This is the main notion, and the importance, of resilience. The whole life process is one of ongoing disequilibrium movement to which we must adapt to survive.
It only took us a century to use up the best of the planet’s finite reserves of fossil fuels. The dawning century will be a lot different.
From its beginnings more than five centuries ago, European colonization has been based on an unsustainable exploitation of resources.
At the time of Seneca, rhetoric was perhaps the main skill of a man of culture: the capability of debating was valued and practiced.
If I’m asked about the role economics plays in the environment and sustainability, my answer would be ‘what kind of economics are you talking about’?
It’s much easier to teach students how to shift curves, solve equations, and run regressions, than to carefully observe economic life and think deeply and critically about it. Students also tend to feel comfortable – and even feel powerful – when told “here, we are handing you the exact tools and models you need to use to understand how the economy works.”
Mainstream economics offers no solutions to climate chaos; ecological economics envisions a path forward.
As environmental crises and the urgency to create ecological sustainability escalate, so does the importance of ecological economics. This applied, solutions-based field of studies is concerned with sustainability and development, rather than efficiency and growth.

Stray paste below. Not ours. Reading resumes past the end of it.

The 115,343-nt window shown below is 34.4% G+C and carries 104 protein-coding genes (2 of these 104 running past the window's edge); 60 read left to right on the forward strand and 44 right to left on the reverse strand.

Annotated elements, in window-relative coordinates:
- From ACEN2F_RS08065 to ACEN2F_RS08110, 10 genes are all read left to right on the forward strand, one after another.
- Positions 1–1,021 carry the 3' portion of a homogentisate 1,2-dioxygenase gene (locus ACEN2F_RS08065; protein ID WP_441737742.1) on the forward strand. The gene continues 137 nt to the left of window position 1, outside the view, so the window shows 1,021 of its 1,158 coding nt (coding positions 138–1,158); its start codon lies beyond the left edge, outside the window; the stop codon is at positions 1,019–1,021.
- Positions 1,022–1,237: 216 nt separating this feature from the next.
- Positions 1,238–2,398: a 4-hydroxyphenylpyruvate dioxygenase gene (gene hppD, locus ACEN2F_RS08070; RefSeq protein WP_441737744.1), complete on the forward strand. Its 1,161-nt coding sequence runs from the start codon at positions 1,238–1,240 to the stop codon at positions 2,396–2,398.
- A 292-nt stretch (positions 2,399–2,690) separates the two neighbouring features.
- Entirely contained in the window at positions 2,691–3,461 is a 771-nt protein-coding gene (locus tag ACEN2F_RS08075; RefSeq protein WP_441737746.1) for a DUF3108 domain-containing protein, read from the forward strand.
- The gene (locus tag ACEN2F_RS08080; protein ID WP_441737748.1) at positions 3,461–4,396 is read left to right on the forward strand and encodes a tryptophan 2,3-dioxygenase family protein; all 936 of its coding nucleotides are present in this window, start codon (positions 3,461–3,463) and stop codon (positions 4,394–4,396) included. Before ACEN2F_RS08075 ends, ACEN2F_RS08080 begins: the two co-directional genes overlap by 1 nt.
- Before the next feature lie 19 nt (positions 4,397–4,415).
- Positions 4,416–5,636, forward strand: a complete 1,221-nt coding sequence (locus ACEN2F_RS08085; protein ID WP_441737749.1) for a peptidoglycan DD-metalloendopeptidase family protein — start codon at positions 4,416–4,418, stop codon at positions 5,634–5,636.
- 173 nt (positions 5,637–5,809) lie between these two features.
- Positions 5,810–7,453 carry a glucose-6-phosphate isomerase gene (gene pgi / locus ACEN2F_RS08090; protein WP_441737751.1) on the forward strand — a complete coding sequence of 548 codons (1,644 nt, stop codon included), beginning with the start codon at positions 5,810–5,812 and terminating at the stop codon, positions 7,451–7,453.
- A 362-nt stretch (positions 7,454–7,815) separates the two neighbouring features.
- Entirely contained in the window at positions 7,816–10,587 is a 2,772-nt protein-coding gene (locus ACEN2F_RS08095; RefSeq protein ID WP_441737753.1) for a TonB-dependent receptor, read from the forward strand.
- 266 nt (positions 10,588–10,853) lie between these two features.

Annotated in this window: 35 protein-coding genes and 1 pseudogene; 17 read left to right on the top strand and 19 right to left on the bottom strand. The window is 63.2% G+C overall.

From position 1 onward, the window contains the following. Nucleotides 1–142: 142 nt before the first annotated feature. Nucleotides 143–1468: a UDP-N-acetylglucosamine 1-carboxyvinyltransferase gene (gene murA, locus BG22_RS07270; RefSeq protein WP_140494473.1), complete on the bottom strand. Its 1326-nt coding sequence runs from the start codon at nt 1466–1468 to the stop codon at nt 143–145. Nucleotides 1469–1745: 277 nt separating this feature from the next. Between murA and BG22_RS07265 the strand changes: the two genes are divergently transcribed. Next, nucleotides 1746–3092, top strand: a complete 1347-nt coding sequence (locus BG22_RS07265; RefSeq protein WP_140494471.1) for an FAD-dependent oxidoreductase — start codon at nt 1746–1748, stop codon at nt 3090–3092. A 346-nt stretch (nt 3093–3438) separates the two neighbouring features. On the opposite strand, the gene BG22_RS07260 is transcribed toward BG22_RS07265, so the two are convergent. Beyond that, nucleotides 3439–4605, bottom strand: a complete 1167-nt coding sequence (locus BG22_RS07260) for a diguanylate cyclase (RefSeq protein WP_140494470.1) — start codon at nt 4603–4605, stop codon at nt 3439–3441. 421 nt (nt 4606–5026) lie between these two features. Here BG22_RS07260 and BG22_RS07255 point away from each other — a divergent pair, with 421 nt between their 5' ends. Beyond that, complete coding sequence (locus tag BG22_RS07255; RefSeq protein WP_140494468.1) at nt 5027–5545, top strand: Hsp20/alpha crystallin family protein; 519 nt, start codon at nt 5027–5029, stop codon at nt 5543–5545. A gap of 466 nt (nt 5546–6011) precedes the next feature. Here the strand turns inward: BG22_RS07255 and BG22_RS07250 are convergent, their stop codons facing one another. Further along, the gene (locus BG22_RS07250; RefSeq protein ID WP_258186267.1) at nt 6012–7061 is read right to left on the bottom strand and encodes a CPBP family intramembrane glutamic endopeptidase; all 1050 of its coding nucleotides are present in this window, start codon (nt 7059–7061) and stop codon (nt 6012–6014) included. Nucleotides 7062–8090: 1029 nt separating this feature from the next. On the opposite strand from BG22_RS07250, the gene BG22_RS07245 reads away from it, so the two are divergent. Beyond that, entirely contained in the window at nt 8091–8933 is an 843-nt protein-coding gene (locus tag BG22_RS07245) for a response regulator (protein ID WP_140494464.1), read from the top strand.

In their textbook Ecological Economics, Herman Daly and Josh Farley list sustainability and justice as the field’s first two goals. If the GND’s goal is to facilitate, through policy, the transition to a socially equitable low-carbon economy, then ecological economics basically bills itself as the science of the Green New Deal.
Annually, millions of students around the world are forced to study textbooks that indoctrinate them into thinking that there is no significant causal connection between our economy and the ecosphere.
Have you ever wondered how dolphins feel about quantitative easing? OK, probably not, but it is important to consider the effects that money and monetary policy have on the real world of energy, society, and the environment. Nate Hagens joins Asher, Rob, and Jason to discuss said dolphins, a never-ending Grateful Dead concert, and the prospects of two mature solar panels giving birth to a little bitty baby solar panel.
Capitalism as we know it is over. So suggests a new report commissioned by a group of scientists appointed by the UN Secretary-General. The main reason? We’re transitioning rapidly to a radically different global economy, due to our increasingly unsustainable exploitation of the planet’s environmental resources.